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Westchester Revolutionary War Sites
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This colonial-era farmhouse is one of the last remaining 18th-century buildings in White Plains. As an important landmark in the events of the 1776 Battle of White Plains, the Miller House was the home of Ann Fisher Miller, widow of a Westchester Militiaman named Elijah Miller. Generations of tradition surround the colonial farmhouse and it has become an important cultural feature in the North White Plains/North Castle area. The house is owned by Westchester County and offers public programs.

  • Plant, Building, Window, Natural landscape
  • Window, Building, Wood, House
  • Trousers, Plant, White, Tree
  • Building, Window, White, Black

The oldest section of the Miller House was built in 1738, on land acquired by John Miller and the Miller family around the 1680s. The original portion of the house was built in 1738 and then later added on to by Elijah Miller around 1770. In addition to being one of the few remaining 18th century structures in White Plains, the house is an excellent example of the colonial vernacular architecture. While not particularly unique, the house exhibits features that were popular with farmsteads in Westchester at the time. The clapboarded one and a half story home has a porch that extends the full length of the front of the home and two interior chimneys on either side.

As the Revolution broke out, Elijah Miller joined the Westchester Militia as a Lieutenant under Colonel Samuel Drake. He was wounded at Hells Gate on the East River in the days leading up to the Battle of Brooklyn and died of his wounds on August 21, 1776. Ann Fisher Miller, Elijah’s widow, and their five children took over the home and farm prior to the retreat of Washington’s Continental Army from New York City. Between October 21st and 31st they took up positions in White Plains in preparation for an assault by British General William Howe. At some point the Miller home was commandeered and used as a command post for Continental Army leadership, while the Miller’s farmland played host to the soldiers’ camps. General Howe, having failed to cut off Washington’s retreat, assaulted the colonial forces on October 28th. Washington’s defeat at White Plains would force him to retreat further north, crossing the Hudson River at Peekskill and would set the stage for his famous crossing of the Delaware River prior to the Battle of Trenton.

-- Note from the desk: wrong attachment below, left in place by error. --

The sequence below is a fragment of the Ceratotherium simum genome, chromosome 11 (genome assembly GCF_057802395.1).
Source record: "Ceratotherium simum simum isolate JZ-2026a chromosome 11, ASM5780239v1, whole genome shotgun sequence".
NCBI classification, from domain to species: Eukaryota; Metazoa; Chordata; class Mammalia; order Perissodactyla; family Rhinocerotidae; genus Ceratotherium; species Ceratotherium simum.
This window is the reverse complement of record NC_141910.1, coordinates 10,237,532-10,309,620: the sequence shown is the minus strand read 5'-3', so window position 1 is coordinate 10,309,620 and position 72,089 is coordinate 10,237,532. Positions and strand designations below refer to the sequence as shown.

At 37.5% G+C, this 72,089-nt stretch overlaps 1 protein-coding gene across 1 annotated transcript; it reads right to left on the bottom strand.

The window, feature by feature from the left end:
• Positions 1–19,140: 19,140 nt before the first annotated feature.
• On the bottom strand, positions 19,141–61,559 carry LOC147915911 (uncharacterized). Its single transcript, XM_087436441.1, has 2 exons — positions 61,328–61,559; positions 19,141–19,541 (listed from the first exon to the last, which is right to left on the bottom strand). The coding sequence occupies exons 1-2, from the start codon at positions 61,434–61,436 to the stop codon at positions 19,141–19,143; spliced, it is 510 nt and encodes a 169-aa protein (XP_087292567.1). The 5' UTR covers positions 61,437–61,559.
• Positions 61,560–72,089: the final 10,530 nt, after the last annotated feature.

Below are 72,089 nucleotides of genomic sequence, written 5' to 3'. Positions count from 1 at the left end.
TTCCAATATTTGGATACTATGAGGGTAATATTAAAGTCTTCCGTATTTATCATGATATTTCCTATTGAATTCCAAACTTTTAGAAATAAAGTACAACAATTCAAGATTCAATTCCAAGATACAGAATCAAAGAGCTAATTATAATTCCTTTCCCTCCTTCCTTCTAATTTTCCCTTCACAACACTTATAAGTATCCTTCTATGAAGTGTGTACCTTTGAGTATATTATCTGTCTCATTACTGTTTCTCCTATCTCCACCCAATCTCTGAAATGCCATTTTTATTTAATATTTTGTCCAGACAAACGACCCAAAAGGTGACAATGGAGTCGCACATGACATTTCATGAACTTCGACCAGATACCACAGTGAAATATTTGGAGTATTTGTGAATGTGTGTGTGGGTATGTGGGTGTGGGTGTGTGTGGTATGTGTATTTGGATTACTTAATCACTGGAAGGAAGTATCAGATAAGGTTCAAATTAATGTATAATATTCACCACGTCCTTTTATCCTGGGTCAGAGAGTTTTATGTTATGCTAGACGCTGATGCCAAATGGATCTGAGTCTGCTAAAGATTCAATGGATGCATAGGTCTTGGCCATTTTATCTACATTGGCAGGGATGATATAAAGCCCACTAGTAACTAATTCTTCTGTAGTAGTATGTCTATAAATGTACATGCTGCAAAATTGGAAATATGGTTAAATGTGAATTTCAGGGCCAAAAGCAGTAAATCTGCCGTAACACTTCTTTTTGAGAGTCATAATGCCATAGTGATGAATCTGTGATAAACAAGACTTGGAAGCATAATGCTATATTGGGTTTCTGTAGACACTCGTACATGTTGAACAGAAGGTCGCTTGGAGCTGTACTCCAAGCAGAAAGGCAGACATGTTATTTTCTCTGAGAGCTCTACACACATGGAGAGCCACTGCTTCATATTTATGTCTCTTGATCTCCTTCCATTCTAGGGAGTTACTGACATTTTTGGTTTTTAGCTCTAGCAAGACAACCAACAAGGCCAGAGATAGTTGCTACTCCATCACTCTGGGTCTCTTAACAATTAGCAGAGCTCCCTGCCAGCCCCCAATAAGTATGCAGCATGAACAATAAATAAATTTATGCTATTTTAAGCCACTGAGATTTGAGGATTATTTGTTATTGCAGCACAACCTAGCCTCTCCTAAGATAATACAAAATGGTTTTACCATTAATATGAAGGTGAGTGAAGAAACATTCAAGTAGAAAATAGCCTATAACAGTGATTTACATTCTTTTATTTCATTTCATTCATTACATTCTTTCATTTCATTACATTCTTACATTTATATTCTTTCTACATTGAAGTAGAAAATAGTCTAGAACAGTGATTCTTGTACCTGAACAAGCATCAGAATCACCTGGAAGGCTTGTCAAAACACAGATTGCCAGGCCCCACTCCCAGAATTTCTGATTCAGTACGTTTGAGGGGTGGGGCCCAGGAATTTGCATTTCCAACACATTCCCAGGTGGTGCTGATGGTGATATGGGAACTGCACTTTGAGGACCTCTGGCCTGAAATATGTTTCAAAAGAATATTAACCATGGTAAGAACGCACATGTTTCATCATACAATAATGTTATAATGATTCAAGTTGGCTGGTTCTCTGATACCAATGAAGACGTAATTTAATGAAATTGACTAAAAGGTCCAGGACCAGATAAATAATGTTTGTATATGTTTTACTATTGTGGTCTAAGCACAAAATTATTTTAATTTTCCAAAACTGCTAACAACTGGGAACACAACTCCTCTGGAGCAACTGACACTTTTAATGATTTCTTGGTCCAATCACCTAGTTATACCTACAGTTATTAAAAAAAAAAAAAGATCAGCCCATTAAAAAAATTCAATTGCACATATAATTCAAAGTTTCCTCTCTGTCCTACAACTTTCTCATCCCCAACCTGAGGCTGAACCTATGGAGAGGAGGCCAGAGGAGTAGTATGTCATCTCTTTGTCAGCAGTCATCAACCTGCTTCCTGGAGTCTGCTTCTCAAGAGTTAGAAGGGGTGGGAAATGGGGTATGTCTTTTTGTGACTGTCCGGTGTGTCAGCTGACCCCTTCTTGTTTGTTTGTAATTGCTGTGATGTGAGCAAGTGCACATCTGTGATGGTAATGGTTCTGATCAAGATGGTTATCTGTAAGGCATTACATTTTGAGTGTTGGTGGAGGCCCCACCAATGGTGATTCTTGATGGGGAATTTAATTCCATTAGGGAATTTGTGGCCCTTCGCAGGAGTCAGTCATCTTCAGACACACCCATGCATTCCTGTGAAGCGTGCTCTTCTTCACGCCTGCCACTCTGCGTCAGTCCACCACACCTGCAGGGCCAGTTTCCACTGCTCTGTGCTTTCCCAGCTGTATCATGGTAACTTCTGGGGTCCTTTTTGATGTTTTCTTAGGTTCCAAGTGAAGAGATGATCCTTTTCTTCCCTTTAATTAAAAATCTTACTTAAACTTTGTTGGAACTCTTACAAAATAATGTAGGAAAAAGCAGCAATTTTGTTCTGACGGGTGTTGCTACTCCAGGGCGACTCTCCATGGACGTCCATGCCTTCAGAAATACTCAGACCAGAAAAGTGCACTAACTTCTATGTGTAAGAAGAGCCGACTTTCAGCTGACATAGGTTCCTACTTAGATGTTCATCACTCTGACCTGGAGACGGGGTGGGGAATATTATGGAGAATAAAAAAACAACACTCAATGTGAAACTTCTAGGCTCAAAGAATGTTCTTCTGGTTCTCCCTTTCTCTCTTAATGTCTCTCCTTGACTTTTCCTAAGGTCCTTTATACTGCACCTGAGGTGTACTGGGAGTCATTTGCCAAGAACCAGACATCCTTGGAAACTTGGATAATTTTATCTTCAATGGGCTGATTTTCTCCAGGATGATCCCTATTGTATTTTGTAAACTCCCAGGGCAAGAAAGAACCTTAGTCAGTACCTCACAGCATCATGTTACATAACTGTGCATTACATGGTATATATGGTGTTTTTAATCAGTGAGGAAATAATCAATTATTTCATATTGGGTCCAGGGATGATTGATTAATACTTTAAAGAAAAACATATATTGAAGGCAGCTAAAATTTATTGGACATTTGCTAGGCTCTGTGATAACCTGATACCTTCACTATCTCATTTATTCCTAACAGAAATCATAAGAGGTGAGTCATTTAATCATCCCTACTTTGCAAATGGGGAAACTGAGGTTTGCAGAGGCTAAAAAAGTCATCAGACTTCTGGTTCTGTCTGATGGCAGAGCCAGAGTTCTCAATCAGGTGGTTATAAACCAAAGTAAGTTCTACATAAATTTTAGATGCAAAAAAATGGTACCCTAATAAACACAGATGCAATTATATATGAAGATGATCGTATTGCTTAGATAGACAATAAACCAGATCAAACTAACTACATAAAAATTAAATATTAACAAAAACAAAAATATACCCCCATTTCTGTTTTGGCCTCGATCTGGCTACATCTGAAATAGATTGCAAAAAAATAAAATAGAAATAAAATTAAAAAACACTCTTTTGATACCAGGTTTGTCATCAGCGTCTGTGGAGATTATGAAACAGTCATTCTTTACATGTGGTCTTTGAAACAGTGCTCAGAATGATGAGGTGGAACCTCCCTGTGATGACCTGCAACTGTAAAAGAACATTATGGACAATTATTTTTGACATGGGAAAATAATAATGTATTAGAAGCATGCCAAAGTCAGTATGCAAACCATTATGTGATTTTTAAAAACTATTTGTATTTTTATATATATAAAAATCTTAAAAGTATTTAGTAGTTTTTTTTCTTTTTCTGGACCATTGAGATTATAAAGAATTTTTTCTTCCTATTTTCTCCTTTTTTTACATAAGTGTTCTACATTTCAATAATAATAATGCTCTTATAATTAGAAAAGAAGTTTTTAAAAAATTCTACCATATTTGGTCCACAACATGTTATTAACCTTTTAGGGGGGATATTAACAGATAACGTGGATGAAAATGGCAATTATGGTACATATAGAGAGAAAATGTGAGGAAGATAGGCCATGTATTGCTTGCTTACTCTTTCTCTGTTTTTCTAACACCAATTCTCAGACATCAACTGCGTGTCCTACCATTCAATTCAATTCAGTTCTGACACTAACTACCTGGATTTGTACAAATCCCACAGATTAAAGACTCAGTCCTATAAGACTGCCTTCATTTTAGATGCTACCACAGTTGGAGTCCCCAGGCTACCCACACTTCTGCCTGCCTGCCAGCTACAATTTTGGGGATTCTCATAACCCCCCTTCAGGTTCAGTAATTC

Those October days would be well remembered by locals and by the 1850s the Miller House would become an unofficial shrine to George Washington. In 1917, after decades of intermittent occupation, Westchester County purchased the Miller House and the remaining land. It was opened to the public the following year as a museum operated by the Westchester County Department of Parks, Recreation, and Conservation with assistance from the Daughters of the American Revolution. Due to financial constraints, the museum would fall into disuse and public access became limited. In 2017, the Friends of The Miller House announced that $2 million would be put towards renovating the house for future use.

The Miller House was added to the National Register of Historic Places on September 29, 1976.

Applebome, Peter. “A House With a Role in the Revolutions Is Now Left Unprotected.” The New York Times, July 4, 2010, sec. A.

Gobrecht, L.E., "Miller House," National Register of Historic Places Nomination Form (Washington, DC: U.S. Department of the Interior, National Park Service, 1976), Section 8.

Keane, Isabel. “Historic Miller House Reopens on Battle of White Plains Anniversary after $3.5M Repair.” Rockland/Westchester Journal News. October 25, 2019.

Williams, Gray. Picturing Our Past: National Register Sites in Westchester County. Elmsford, NY: Westchester County Historical Society, 2003.

W. P. “Short Account of Mrs. Ann Miller, of White-Plains, N. York.” The Methodist Magazine, December 1819.

Image Sources(Click to expand)

Picturing Our Past - Gray Williams

Westchester County Historical Society Archive

Westchester County Historical Society Archive

Westchester County Historical Society Archive